I really wish I had made these posts anonymous, but... - I've already been harassed, snatched, and in a few incidents, beaten by the police and the "security" here because based on my appearance, the areas I go to, and the people I talk to (especially if I speak Arabic instead of English) as I am often assumed to be an economic migrant and in many cases I run into as many incidents of maltreatment as some of my Sudanese friends do, and in some cases, more. This actually surprises a lot of people, especially given that I carry my American passport on me 24/7 and also due to the fact that abuse of Asian migrants is generally ignored, but the treatment I receive here is very, VERY different from what most American students get. Actually several Fulbright scholars I study with noted how shocked they are at my anecdotes, because for many of them, a European/"American" appearance is as good as a diplomatic passport. For me, even after showing my American passport (if I am "randomly" stopped/searched) they get confused and insist that it is impossible for me to be American. This problem really gets amplified when I speak in Arabic. Whereas some students get applauded for trying to speak in Arabic, I get assumed to be a powerless economic migrant and refused entry to nicer establishments and generally ignored. It's really blatant. My first week here, I walked in a juice bar with my friend and immediately the owner walked up to my friend and said in English, "Welcome, how are you doing! Come, come!" and took him to the front of the line, whereas I got ignored even after getting to the front of the line until my friend noticed and complained. Then the owner and workers look really confused because he's white and I'm not and then shrugged and took my order. It doesn't work like that for all Asians and Asian-Americans, but because I decided to "integrate" as much as possible during this first semester abroad by not wearing expensive clothes/suites 24/7 and not sticking to touristy areas and because I try to speak Arabic whenever I can, I get to experience firsthand some of the BS people have to face.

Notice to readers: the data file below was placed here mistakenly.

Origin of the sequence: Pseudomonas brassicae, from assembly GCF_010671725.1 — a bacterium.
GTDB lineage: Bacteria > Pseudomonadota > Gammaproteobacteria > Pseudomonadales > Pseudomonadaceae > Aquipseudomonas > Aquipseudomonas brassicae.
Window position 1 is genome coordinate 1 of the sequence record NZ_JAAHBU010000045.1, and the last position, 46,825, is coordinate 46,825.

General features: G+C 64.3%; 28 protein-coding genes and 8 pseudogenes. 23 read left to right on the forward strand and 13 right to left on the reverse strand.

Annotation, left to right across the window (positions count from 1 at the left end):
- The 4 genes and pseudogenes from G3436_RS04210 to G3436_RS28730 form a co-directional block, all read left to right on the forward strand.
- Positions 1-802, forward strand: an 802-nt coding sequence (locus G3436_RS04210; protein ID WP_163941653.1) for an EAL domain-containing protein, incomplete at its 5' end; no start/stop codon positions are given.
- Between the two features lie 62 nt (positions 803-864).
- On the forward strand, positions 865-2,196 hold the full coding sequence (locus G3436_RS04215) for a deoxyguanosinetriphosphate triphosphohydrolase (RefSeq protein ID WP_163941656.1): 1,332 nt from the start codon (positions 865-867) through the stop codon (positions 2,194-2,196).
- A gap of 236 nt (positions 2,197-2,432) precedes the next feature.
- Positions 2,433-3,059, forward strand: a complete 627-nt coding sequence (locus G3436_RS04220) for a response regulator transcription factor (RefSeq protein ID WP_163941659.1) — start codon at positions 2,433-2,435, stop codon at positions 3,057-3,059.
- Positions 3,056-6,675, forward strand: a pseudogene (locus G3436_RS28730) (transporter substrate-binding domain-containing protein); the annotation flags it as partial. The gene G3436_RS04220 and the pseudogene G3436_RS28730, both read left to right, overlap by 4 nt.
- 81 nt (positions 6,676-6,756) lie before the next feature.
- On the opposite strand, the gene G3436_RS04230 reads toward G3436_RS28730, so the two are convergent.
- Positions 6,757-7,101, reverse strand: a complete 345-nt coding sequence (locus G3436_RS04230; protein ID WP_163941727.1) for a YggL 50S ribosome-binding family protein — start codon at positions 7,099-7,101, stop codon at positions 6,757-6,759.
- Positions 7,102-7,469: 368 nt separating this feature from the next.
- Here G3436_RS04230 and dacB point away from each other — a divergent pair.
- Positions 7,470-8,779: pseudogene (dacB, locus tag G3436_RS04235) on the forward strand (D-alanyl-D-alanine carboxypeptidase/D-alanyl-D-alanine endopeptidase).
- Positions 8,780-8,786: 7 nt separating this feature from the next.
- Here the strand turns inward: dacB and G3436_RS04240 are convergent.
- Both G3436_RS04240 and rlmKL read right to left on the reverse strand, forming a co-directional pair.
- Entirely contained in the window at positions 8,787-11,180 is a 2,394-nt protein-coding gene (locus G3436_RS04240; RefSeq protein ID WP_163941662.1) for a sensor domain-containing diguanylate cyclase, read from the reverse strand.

It is actually because of this maltreatment that I became determined to work as a PI lawyer over the last five months.
As for IBR and LRAP - thanks for letting me know! I was not away of the fact that they do not cover UN or non-US based NGOs much of the time. I will definitely look into that. I am not adverse to first building up my resume in other areas before moving to my ultimate goal of international human rights law. I'll ask some of the legal works about their experiences with that as well.